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UNT Insider | September 2008 Issue | Autism Grant

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UNT receives about $800,000 grant to train rural Texans in autism education

From a UNT News Service press release


Smita Mehta

Smita Mehta

The University of North Texas, which began as a teaching college, is continuing its commitment to education by creating a master's degree program in special education, with an emphasis in autism, which can be earned completely through distributed learning methods.


The program, which is funded by a four-year, approximately $800,000 grant from the U.S. Department of Education, is intended to reach out to rural Texans who lack access to training opportunities in special education programs. The program known as Project DART (Distributed Education for Autism Personnel in Rural Texas), will complement UNT's existing, on-campus master's degree in special education with a specialization in autism intervention.


"In Texas, the incidence rate of autism has dramatically increased. In 2003, 11,940 Texas children were identified as having autism, with the numbers steadily increasing through the years," says Smita Mehta, associate professor in special education and the project's principal investigator. "We need to reach the teachers of these children and make sure that they use evidence-based practices for maximum educational effect. This urgency has made it necessary for us to provide a distributed including distance education option for individuals who do not have access to universities in metropolitan areas."


The program will be open to individuals with a four-year degree in any discipline of education, or individuals who are currently working within a school district. Twenty-five top students from rural Texas will be accepted on scholarship each year. The first group of students will enter the program in the spring of 2009. Applications will be accepted starting next month.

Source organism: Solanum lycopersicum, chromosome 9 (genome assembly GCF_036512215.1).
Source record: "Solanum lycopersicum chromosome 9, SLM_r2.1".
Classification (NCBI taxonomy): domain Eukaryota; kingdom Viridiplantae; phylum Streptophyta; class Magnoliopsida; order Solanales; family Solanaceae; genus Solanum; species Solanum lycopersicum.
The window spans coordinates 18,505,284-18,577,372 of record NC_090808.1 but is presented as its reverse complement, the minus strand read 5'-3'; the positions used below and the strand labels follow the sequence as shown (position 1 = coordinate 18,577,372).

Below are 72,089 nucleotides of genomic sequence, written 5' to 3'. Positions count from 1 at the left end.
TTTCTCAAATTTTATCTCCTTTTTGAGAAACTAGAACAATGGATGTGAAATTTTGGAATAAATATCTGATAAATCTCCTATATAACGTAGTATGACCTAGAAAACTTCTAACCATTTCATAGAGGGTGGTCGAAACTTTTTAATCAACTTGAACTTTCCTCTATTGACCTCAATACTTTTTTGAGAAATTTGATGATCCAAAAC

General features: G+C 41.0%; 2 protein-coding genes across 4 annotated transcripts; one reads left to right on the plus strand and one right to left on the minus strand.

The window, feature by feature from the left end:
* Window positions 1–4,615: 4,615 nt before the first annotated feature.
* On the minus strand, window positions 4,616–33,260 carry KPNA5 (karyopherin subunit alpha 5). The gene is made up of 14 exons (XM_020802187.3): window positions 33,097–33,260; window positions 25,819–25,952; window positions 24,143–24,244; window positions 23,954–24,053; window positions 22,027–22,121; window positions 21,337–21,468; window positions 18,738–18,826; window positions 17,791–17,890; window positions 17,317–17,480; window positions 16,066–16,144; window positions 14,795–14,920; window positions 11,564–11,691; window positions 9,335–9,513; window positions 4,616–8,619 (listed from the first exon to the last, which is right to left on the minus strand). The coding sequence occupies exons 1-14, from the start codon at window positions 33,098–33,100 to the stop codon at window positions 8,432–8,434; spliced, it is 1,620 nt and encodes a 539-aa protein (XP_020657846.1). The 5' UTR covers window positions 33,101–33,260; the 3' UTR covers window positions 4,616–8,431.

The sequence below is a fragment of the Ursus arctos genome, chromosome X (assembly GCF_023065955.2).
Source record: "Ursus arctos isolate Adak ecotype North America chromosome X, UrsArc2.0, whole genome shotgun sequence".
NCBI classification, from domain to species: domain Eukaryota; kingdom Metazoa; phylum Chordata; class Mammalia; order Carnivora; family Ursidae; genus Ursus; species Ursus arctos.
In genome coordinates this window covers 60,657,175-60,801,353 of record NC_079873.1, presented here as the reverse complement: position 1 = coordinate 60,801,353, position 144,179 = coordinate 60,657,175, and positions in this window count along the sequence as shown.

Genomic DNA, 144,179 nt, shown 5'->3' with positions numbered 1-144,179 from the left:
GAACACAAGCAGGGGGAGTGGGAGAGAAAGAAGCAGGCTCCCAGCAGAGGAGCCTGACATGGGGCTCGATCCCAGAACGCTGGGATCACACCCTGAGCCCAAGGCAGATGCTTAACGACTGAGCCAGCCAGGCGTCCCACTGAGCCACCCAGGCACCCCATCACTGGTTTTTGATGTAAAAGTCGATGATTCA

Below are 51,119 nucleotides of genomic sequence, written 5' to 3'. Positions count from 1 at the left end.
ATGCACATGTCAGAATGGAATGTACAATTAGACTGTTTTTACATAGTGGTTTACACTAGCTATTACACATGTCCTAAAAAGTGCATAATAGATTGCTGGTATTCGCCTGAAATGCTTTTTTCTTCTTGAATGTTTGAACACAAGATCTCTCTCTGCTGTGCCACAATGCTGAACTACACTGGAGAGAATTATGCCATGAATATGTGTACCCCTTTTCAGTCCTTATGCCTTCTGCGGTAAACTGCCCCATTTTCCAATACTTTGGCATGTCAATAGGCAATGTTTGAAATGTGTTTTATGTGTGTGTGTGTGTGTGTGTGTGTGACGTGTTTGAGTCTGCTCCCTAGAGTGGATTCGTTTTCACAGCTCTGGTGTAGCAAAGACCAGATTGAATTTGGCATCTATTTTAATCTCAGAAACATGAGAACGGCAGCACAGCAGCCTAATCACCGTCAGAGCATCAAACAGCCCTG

Approximately 65 percent of the grant money will go toward the financial support of the students and the other 35 percent will go toward the development of courses and other instructional technologies. The university's Center for Learning Enhancement, Assessment, and Redesign will help create the necessary instructional tools for the program.


The program also will incorporate a substantial field experience component with the groups of 25 students coming to Denton each summer to collaborate and work with students with autism in the Denton ISD's extended school year program.


Kevin Callahan and Bertina Combes, both associate professors in the Department of Educational Psychology, are the project's co-directors, and they will collaborate with Mehta on the grant administration.


Project DART will complement the work of the recently announced Autism Spectrum Disorder interdisciplinary research cluster. The cluster is intended to improve the quality of life for those affected by autism by researching and developing tools for behavioral and education interventions.


UNT News Service Press Release
Alyssa Aber can be reached at alyssa.aber@unt.edu.

Read other stories in this issue:


September 2008

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